April 2016




Is femtosecond laser-assisted cataract surgery safer than conventional cataract surgery?

by Ellen Stodola EyeWorld Senior Staff Writer


Dr. Miller delved into this question at the 2016 Hawaiian Eye meeting

There has been much debate about whether using a femtosecond laser improves outcomes in cataract surgery. In a session at the 2016 Hawaiian Eye meeting, Kevin M. Miller, MD, Los Angeles, presented on whether femtosecond laser- assisted cataract surgery is safer than conventional cataract surgery. In the early days, it seemed that it was not safer, he said, but it has since improved. Femtosecond laser- assisted cataract surgery (FLACS) turns mediocre surgeons into good surgeons, he said. It takes several critical steps of the surgery out of the surgeons hands; all that needs to be done is to position the patient, dock the laser to the eye, assure the tilt is minimal, and fire the laser. FLACS produces consistent and reproducible results, Dr. Miller said. However, there are still pros and cons to using this new technology. One disadvantage in his opinion is that using a femtosecond laser will stunt the growth of surgeons in training. Eventually, most simple cases will be done with a laser, Dr. Miller said, but most likely, difficult cases will still need to be done conventionally. Because surgeons will not be refining their surgical skills on easy cases, this could adversely impact their ability to handle the complicated cases. There are many cases that cannot be handled with a FLACS approach, Dr. Miller said, including those with small pupils, deep set eyes, nystagmus, extreme kyphosis, tremors, corneal opacities, narrow lid fissures, previous corneal surgery, peripheral corneal vascularization, dementia, posterior synechiae, and overhanging blebs.

On the positive side, relaxing incisions with a femtosecond laser are more predictable. There is a consistent optical zone, Dr. Miller said, and there is a consistent arc length and incision depth with less chance of inadvertent perforation. This helps remove the surgeon variable from the equation, he said.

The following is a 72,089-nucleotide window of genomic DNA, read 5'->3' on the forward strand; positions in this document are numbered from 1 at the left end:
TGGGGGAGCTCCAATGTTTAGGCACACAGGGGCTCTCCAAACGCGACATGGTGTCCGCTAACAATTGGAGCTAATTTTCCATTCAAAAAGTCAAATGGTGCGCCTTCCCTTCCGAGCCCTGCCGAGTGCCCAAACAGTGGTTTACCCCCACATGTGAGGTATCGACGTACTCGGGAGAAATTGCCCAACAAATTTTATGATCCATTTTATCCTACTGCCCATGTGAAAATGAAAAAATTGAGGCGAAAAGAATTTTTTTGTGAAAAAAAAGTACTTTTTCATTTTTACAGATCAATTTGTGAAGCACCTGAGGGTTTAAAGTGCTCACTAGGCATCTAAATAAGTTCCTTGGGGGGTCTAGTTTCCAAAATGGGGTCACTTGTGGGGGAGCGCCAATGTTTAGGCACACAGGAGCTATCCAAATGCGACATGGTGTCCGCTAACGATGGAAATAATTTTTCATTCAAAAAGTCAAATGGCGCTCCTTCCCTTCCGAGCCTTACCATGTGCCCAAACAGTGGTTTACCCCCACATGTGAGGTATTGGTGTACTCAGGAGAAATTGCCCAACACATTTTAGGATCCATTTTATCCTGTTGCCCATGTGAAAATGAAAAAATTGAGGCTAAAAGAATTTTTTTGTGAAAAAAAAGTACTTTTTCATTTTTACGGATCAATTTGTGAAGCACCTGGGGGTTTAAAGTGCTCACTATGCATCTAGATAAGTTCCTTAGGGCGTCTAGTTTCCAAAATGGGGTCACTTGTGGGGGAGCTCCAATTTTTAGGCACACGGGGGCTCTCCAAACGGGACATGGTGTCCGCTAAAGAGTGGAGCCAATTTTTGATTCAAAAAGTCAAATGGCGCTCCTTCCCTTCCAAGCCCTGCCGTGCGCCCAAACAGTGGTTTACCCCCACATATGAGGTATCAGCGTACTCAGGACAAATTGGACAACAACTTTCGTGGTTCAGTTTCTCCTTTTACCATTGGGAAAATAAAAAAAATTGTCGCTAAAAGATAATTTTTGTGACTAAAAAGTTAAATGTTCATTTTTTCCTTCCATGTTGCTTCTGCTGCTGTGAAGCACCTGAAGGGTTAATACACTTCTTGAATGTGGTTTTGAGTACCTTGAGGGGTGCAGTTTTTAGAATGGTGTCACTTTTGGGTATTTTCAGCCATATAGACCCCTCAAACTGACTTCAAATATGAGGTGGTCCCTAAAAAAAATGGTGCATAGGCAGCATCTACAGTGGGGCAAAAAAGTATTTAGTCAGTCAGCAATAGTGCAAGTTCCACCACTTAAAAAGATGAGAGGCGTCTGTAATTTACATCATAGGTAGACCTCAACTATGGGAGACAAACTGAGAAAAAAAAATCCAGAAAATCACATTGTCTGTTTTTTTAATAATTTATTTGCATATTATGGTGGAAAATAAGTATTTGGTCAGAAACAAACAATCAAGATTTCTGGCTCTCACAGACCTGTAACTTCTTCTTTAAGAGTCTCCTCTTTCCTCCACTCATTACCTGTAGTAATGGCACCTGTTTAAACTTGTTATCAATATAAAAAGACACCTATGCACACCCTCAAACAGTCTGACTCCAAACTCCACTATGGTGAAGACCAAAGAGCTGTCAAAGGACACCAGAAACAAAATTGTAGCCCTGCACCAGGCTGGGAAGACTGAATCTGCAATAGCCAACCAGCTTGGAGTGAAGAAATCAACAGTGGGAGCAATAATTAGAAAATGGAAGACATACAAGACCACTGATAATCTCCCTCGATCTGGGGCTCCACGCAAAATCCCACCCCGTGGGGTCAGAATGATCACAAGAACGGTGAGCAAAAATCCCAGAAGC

The capsulorhexis is rounder and more predictable with a femtosecond laser, Dr. Miller said. This reduces the likelihood of a tear out or radialization with a beginner surgeon. An incomplete capsulorhexis or one that is too small can have negative implications in surgery, so this helps to reduce the risk of these issues.

Again on the negative side, Dr. Miller said that radial tears in the anterior capsule will still occur. Posterior corneal folds from rigid interface devices, interface bubbles, and corneal opacities can produce small untreated zones in the capsulorhexis. Suction loss can produce large untreated zones, and these untreated zones may tear out if the capsule is grasped abruptly or taken out with a phaco probe. If a radial tear occurs, Dr. Miller said that other complications could follow. Another negative is that FLACS is associated with a transient rise in IOP, which in turn is associated with the development of subconjunctival hemorrhages. This could be harmful in eyes with advanced glaucoma.

A positive feature of using the femtosecond laser is that the nucleus is prefragmented and softened before the application of ultrasound energy. This reduces the time needed to remove the densest part of the cataract and results in reduced cumulative dissipated energy or effective phaco time, Dr. Miller said. It also helps with faster visual recovery.

The safety of FLACS is gradually increasing, Dr. Miller said. IOP rises are now lower, and the patient interface devices are gentler on the external ocular surface. Many of the steps have been automated, including detection of the limbus, placement of the incisions, and placement of the capsulorhexis. External incision architecture is improving, he said, and trapped gas within the capsular bag is less of a problem as techniques have evolved. Cortex removal is also less of a problem, and docking time has improved, Dr. Miller added. Improvements have helped posterior capsule concerns. Better imaging has made detection of the posterior capsule easier, and there are fewer cases of posterior capsule rupture and dropped nucleus. Results using the femtosecond laser continue to improve with experience, Dr. Miller said.

Editors note: Dr. Miller has no financial interests related to his comments.

Contact information
Miller: kmiller@ucla.edu

Femto laser cataract surgery: safe or no Femto laser cataract surgery: safe or no
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